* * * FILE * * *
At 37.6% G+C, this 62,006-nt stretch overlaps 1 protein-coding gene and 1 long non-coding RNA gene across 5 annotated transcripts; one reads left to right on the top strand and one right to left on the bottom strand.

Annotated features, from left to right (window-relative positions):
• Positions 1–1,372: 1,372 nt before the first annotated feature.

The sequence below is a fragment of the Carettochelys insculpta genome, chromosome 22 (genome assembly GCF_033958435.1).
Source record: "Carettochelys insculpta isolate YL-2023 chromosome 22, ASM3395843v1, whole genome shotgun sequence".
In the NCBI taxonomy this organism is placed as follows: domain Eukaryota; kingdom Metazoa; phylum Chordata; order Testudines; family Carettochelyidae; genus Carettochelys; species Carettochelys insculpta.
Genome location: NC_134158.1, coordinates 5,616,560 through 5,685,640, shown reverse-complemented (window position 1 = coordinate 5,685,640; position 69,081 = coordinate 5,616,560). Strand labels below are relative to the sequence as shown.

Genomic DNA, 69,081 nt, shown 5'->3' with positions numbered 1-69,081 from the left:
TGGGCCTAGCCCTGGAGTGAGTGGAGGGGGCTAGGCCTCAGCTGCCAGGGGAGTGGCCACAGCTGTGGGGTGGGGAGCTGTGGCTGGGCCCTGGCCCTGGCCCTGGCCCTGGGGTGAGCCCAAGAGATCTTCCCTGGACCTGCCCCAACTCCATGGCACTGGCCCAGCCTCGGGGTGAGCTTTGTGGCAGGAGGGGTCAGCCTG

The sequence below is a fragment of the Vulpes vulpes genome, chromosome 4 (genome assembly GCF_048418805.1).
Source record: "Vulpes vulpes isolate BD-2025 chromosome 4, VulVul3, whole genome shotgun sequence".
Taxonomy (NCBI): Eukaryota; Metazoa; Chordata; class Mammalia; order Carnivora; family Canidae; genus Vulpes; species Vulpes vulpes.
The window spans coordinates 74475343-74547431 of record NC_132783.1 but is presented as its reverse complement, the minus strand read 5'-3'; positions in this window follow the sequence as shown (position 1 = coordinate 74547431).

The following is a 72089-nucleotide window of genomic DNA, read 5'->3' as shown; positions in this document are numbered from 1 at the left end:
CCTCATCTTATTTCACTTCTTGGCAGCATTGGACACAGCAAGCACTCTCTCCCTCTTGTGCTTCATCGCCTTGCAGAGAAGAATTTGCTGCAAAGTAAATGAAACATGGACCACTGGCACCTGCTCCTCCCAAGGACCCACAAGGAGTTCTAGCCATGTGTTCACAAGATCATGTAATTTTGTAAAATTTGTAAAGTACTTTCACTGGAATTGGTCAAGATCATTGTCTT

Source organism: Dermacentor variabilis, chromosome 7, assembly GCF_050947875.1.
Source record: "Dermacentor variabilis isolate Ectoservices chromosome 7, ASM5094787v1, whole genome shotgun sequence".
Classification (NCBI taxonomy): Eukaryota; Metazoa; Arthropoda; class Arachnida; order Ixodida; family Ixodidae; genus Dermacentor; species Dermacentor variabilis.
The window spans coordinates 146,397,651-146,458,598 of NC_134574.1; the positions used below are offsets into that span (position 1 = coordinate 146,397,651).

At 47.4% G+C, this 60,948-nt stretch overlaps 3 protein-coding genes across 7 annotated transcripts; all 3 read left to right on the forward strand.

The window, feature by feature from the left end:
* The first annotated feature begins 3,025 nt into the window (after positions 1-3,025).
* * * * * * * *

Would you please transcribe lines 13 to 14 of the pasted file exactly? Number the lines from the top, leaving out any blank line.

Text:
The window spans coordinates 74475343-74547431 of record NC_132783.1 but is presented as its reverse complement, the minus strand read 5'-3'; positions in this window follow the sequence as shown (position 1 = coordinate 74547431).

The following is a 72089-nucleotide window of genomic DNA, read 5'->3' as shown; positions in this document are numbered from 1 at the left end: